Hello followers! I am back and it is long overdue! In August, I disappeared to commune with nature at camp with Writopia Lab. It was an incredible opportunity where I got to serve as a counselor. I got to mentor and witness these talented kids write poetry, perform spoken word, write music, play instruments, and create more art than I have ever seen done by children as early as 8 years old. It was life-changing and inspired me in more ways than I can begin to express. These kids reminded me that writing can be scary but your best work comes from being uninhibited.
While in the Poconos area without any cell service, most of my time was spent reading or writing. I explored writing some poetry that I may or may not post on the blog soon. I also got to reflect on some of my favorite books. One book series that I fell in love with in high school was Richelle Mead’s Vampire Academy series. If you haven’t read it, I can’t begin to recommend it enough. Mead creates three dimensional characters that capture your heart. I completed the series sometime in my senior year of high school or freshmen year of college (2011-2012).
During my time in college, I learned that a spin-off titled, the Bloodlines series was underway. Mead’s new series was set to continue a storyline of a briefly introduced human character, the Alchemist Sydney Sage. It was exciting to learn that not only was it not the end of my favorite characters but that it would be told through the eyes of a human aware of the vampire world. I immediately jumped into the first book of the series, Bloodlines. It caught my attention but as college grew more hectic, I never made it to the fourth book out of the six-book series.
Now, that I’m older, I feel inspired to finally complete the series. I’ve always been curious about how events turned out for my favorite characters. Mead’s books are a major reason I love young adult novels. Revisiting the spin-off series will be interesting just to see whether I’m still crazy about these same characters or if the tropes don’t carry as much weight for me as they used to. Well, time will tell and I’ll keep you posted on my opinions of the books as I go along. I may take a break and read some standalone books too just to keep some content on the blog.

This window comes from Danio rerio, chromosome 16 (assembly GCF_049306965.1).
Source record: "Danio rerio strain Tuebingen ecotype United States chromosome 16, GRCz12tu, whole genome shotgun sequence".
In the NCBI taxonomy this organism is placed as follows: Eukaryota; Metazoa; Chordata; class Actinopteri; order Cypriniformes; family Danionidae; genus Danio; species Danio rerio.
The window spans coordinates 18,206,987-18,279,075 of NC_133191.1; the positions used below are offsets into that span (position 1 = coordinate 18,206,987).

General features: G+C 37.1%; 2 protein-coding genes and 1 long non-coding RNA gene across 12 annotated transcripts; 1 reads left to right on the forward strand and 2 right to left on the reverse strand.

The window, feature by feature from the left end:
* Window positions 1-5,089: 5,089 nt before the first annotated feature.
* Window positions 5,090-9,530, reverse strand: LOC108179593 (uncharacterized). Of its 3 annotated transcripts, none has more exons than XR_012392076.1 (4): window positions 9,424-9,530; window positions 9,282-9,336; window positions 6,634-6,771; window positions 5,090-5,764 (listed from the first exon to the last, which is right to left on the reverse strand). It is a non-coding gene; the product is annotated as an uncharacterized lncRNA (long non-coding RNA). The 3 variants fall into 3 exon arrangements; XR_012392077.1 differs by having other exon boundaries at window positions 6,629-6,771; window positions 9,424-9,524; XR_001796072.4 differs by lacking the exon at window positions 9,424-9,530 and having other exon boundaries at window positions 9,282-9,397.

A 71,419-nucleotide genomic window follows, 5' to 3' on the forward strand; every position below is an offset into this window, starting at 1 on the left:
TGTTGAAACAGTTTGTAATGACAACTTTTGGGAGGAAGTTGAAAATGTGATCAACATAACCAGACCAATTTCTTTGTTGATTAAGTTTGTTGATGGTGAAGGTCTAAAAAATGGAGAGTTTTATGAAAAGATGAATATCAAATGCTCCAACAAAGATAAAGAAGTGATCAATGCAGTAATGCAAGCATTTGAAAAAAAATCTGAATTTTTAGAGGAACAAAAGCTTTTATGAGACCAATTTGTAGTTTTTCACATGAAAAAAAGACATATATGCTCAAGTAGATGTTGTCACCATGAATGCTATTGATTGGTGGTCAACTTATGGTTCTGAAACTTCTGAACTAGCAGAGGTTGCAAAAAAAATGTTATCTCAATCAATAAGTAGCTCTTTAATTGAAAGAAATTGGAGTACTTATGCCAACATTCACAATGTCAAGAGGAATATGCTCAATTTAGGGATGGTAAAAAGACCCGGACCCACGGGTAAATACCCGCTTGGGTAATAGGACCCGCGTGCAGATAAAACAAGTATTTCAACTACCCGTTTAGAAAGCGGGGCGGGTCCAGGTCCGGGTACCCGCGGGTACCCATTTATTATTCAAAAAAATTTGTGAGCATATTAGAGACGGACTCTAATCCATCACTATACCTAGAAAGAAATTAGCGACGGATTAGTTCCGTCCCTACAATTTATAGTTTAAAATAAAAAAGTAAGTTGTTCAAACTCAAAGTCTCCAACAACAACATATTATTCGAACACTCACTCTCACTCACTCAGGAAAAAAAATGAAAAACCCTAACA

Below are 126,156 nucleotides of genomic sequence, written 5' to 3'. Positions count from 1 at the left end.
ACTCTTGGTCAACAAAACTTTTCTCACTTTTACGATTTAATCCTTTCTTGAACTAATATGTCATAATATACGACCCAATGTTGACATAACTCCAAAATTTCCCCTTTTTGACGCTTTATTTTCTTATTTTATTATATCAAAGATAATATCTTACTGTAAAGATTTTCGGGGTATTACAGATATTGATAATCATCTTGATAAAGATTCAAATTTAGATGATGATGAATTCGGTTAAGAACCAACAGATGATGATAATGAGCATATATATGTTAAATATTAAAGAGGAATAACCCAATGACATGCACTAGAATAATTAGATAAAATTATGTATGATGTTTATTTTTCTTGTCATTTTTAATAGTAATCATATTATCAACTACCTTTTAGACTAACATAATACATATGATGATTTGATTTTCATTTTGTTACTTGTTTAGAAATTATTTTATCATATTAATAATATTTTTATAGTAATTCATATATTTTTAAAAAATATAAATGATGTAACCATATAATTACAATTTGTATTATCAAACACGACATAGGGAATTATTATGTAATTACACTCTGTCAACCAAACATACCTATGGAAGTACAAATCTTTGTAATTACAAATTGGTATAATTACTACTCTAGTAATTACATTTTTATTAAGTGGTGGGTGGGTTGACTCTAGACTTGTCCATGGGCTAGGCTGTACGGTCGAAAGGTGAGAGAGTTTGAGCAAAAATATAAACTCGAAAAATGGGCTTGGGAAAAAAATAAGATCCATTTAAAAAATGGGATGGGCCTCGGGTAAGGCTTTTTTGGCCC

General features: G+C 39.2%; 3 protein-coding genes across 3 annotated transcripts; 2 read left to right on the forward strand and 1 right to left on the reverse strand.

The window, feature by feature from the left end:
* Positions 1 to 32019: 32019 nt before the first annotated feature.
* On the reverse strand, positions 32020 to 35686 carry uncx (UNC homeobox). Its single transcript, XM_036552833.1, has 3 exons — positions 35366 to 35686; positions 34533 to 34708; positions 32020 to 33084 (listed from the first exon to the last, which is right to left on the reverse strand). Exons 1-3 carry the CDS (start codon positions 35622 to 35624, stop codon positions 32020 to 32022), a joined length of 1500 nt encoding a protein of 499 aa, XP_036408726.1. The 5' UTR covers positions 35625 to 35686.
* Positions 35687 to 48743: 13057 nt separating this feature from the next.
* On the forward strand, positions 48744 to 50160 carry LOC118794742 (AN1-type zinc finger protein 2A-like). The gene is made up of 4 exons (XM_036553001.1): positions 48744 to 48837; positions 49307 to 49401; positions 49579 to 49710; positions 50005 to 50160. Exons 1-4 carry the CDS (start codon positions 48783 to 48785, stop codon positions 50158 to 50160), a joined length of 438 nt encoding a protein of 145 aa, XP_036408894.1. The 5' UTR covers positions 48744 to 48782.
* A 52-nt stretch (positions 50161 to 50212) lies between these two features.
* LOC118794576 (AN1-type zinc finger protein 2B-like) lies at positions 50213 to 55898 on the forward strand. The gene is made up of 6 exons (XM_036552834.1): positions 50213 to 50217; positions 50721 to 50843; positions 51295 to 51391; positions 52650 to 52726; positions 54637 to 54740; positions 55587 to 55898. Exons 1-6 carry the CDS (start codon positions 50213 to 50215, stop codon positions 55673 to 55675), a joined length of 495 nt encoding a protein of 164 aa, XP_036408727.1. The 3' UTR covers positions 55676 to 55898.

Thanks for your patience, guys, and feel free to recommend any books that you would like me to review: poetry, non-fiction, YA, all of the above except horror honestly.
I just wanted to give you guys a heads up that I will be taking about two weeks or so off. I’ve been given an amazing opportunity to work as a counselor at Wricampia. Wricampia is a two-week sleepaway camp for children that offers incredibly artistic programs like screenwriting, filmmaking, poetry, memoir writing, graphic design, and so much more.
Writopia Lab is an inspirational company that works with children to foster their imagination and creativity. I am extremely humbled to be a part of this organization even briefly as a counselor. I’m leaving tomorrow and will be back in about two weeks. I will try and post based on what I’m reading from my Kindle but no promises.
Thank you guys for your incredible patience. Let me know what you guys are reading too, maybe I’ll do an author spotlight soon.
Here’s a random and unnecessary post featuring my newest lock screen photo because I’m obsessed. The pages of books can really take you on adventures just like the birds flying out of it. I put this as my lock screen to remind myself that every chance I want to check social media, is a time I could pick up a book instead. It’s a reminder that no matter how busy I get, I can always take a moment to read. Don’t be surprised if I repost this as my next tattoo! #BibliophileProblems #NoShameInMyGame
I think this is a long overdue read for me. I’ve been putting it off because I think it’s going to be a little too real for me. Been dying to experience Sylvia Plath’s startling prose so….. here goes nothing!
Hello again, so I apologize for that unannounced hiatus — but I am back.